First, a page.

Property Ownership in Poland
Real estate, usually in the form of houses or apartments, has always been an object of serious desire for many Poles, and it was not until the development of the banking system at the turn of the millennium which started offering western-like mortgages on property that people really went for it. With a much better availability of loans, also offered in foreign currencies, such as US dollars, yens, euros and, most notably, Swiss francs, it seemed that this spree would never end. However, this also meant an Eldorado for all those offering, both previous property owners and property developers, resulting in real estate prices going up. Few, however, paid any attention to this as banks were eager to offer mortgages covering not only 100% of the total property value, but often up to 120% or 130%, thus providing an incentive for buyers who could spend the extra money on renovation or furniture purchases.
With the favorable exchange and low interest rates, especially in relation to the Swiss franc, a large group of people took out mortgages in that currency as banks would be effectively charging less than a comparable loan in Polish zloty. As the market slumped towards the end of the first decade of the new millennium, the monthly Swiss franc payments went up, leaving many consumers with the endless fear of the current exchange rate and higher converted installments.
Notwithstanding any of the above, buying real estate in Poland is a complex undertaking requiring a great deal of insight and a thorough understanding of the applicable regulations. Before you venture into the realm of property purchases you will be well advised to seek the support of an experienced real estate agent or notary public, although there are people who will go for it single-handedly to avoid substantial fees and commissions charged by property agents.
After you have located a property (nieruchomość) of your choice that you know is available for sale, the first and foremost consideration for a prospective buyer (potencjalny kupiec) would be to verify whether the estate is free from any encumbrances (obciążenia), such as bank mortgages (kredyty hipoteczne) which are the most common types of burden on any property you may want to buy. There may well be others, such as the rights of third parties (prawa osób trzecich) which also need to be checked for in the land and mortgage register (rejestr ksiąg wieczystych) which recently has been provided for use online, so all you need to know is the relevant number. Armed with this information you can start price negotiations (neocjacje cenowe) with the seller and use your arguments well to slash the initial offering. A number of various factors will influence the price, and these will include, for city properties, ease of access (close and efficient public transport, such as the subway in Warsaw, is often a major consideration for prospective buyers), neighboring parks or relaxation spots, shopping and services, as well as other amenities, such as nearby gyms or leisure centers.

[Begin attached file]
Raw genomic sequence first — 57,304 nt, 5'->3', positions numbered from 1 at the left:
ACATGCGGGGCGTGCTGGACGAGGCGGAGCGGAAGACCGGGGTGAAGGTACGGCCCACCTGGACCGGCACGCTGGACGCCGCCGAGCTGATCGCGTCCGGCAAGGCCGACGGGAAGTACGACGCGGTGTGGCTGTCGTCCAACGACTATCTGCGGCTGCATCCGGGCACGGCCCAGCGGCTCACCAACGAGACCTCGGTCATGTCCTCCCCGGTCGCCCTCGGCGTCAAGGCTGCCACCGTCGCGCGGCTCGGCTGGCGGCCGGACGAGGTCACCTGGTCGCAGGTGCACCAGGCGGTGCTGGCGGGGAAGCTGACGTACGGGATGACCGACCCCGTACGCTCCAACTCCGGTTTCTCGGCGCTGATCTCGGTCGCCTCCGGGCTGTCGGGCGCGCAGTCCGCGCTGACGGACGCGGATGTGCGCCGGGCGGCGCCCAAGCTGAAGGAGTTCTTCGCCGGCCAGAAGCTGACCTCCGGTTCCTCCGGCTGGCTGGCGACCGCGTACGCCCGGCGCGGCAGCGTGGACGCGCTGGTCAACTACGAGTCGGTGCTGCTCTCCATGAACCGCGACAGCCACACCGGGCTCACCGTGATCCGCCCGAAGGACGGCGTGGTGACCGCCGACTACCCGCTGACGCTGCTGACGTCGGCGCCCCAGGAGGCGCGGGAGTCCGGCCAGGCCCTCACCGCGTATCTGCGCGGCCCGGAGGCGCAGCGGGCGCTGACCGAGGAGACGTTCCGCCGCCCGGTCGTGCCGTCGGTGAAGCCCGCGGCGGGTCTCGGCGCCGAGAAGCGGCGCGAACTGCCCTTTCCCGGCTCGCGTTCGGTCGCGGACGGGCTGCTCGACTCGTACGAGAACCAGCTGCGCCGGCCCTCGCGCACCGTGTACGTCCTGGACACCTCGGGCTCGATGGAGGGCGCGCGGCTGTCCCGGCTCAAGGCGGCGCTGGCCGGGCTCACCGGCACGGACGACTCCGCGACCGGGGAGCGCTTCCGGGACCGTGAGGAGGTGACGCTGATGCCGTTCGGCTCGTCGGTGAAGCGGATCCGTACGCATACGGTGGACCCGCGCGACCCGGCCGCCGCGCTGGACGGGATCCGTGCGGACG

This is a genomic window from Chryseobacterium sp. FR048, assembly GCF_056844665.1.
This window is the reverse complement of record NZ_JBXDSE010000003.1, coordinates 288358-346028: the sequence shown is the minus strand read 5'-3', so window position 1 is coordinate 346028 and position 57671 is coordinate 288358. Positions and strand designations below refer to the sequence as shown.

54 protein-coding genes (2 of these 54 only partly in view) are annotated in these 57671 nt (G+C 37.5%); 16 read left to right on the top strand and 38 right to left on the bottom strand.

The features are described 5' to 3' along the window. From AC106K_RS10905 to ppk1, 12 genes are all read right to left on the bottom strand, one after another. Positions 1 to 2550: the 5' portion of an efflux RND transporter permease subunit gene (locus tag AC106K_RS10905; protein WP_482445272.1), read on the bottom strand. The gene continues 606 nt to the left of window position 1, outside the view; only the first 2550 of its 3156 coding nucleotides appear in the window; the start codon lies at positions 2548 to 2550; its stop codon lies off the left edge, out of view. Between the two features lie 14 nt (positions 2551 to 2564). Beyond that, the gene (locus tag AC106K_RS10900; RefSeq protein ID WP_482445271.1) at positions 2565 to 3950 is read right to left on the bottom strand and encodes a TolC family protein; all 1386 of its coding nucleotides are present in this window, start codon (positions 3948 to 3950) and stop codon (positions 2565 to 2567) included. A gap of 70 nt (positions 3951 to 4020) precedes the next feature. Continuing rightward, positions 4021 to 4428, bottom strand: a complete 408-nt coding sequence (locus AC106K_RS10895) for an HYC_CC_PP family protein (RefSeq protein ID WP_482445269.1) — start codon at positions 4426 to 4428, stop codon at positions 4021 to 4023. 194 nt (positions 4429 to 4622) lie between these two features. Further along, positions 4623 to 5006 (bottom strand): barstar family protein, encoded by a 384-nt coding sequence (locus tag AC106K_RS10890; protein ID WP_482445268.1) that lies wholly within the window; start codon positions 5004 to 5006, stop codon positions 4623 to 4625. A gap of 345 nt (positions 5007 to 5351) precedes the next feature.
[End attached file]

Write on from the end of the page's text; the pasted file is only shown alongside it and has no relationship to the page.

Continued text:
Once agreed on the final price, the two parties may decide, although this is not legally required, to enter into a preliminary agreement (umowa przedwstępna) which may, but need not, be concluded before a notary public (notariusz). On its conclusion it is customary for the buyer to pay to the seller a retaining deposit (zadatek), usually of 10% which, should the final agreement not be concluded through the fault of the seller, would need to be repaid to the buyer as double the amount retained, and if through the fault of the buyer, would be lost to the benefit of the seller. Thereafter, or in the absence of a preliminary agreement, the two parties need to schedule an appointment with a notary public or, if you are helped by a realtor, they will usually arrange this for their clients. What remains then is a visit to the notarial office (kancelaria notarialna) where the final agreement will be prepared, read to the parties, and finally signed. The parties concerned will receive certified copies of the agreement made in the form of a notarial deed (akt notarialny), whereas the original will be retained by the notary public in their records. It is customary for the buyer to settle all fees and charges associated with the deed, along with the relevant tax collected directly by the clerk; these may be substantial so it is worthwhile to look for an office which will offer competitive rates. In the agreement the parties usually agree the manner and timeframe of transferring funds, and this needs to be explicit so there are no misunderstandings as to when and how the money will be received by the seller. The authenticated document you get from the notary public will be used as your property deed (akt własności) to be used before all sorts of offices and agencies to prove ownership of your real estate and potentially sell your property in the future if you so decide, so make sure you keep it safe. And now you can start looking for those movers!